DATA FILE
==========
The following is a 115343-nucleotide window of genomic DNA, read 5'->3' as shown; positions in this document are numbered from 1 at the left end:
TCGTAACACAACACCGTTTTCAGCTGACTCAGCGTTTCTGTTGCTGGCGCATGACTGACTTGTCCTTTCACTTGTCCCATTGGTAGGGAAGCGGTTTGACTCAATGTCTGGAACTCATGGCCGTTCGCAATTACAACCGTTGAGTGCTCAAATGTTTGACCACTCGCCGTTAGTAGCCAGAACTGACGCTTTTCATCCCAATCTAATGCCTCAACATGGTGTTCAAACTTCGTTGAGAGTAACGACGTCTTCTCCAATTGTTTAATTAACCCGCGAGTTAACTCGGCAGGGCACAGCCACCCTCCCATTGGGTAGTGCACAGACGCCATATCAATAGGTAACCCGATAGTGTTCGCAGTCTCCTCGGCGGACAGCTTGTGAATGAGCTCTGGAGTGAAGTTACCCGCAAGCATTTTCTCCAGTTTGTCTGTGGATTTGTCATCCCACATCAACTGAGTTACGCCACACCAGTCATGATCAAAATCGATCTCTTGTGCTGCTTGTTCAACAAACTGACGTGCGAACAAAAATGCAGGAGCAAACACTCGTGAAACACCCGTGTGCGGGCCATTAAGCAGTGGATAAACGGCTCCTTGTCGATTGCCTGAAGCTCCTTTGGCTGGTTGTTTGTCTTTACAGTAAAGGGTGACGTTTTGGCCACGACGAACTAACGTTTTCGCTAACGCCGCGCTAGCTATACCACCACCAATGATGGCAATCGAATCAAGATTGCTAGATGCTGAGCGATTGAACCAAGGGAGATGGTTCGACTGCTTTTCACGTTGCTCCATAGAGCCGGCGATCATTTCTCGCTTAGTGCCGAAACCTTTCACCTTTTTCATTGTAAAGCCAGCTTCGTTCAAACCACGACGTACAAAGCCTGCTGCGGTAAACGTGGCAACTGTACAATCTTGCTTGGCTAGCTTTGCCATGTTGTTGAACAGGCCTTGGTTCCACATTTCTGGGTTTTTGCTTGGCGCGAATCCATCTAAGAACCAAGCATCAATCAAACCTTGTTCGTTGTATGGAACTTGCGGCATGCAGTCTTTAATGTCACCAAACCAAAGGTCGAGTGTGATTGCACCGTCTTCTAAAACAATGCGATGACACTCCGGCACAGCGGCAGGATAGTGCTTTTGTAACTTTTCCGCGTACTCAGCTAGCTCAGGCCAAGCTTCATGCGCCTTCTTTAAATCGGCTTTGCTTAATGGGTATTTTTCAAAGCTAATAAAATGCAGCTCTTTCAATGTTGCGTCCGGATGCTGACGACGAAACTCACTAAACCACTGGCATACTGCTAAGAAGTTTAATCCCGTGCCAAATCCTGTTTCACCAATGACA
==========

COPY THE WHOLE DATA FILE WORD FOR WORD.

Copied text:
The following is a 115343-nucleotide window of genomic DNA, read 5'->3' as shown; positions in this document are numbered from 1 at the left end:
TCGTAACACAACACCGTTTTCAGCTGACTCAGCGTTTCTGTTGCTGGCGCATGACTGACTTGTCCTTTCACTTGTCCCATTGGTAGGGAAGCGGTTTGACTCAATGTCTGGAACTCATGGCCGTTCGCAATTACAACCGTTGAGTGCTCAAATGTTTGACCACTCGCCGTTAGTAGCCAGAACTGACGCTTTTCATCCCAATCTAATGCCTCAACATGGTGTTCAAACTTCGTTGAGAGTAACGACGTCTTCTCCAATTGTTTAATTAACCCGCGAGTTAACTCGGCAGGGCACAGCCACCCTCCCATTGGGTAGTGCACAGACGCCATATCAATAGGTAACCCGATAGTGTTCGCAGTCTCCTCGGCGGACAGCTTGTGAATGAGCTCTGGAGTGAAGTTACCCGCAAGCATTTTCTCCAGTTTGTCTGTGGATTTGTCATCCCACATCAACTGAGTTACGCCACACCAGTCATGATCAAAATCGATCTCTTGTGCTGCTTGTTCAACAAACTGACGTGCGAACAAAAATGCAGGAGCAAACACTCGTGAAACACCCGTGTGCGGGCCATTAAGCAGTGGATAAACGGCTCCTTGTCGATTGCCTGAAGCTCCTTTGGCTGGTTGTTTGTCTTTACAGTAAAGGGTGACGTTTTGGCCACGACGAACTAACGTTTTCGCTAACGCCGCGCTAGCTATACCACCACCAATGATGGCAATCGAATCAAGATTGCTAGATGCTGAGCGATTGAACCAAGGGAGATGGTTCGACTGCTTTTCACGTTGCTCCATAGAGCCGGCGATCATTTCTCGCTTAGTGCCGAAACCTTTCACCTTTTTCATTGTAAAGCCAGCTTCGTTCAAACCACGACGTACAAAGCCTGCTGCGGTAAACGTGGCAACTGTACAATCTTGCTTGGCTAGCTTTGCCATGTTGTTGAACAGGCCTTGGTTCCACATTTCTGGGTTTTTGCTTGGCGCGAATCCATCTAAGAACCAAGCATCAATCAAACCTTGTTCGTTGTATGGAACTTGCGGCATGCAGTCTTTAATGTCACCAAACCAAAGGTCGAGTGTGATTGCACCGTCTTCTAAAACAATGCGATGACACTCCGGCACAGCGGCAGGATAGTGCTTTTGTAACTTTTCCGCGTACTCAGCTAGCTCAGGCCAAGCTTCATGCGCCTTCTTTAAATCGGCTTTGCTTAATGGGTATTTTTCAAAGCTAATAAAATGCAGCTCTTTCAATGTTGCGTCCGGATGCTGACGACGAAACTCACTAAACCACTGGCATACTGCTAAGAAGTTTAATCCCGTGCCAAATCCTGTTTCACCAATGACA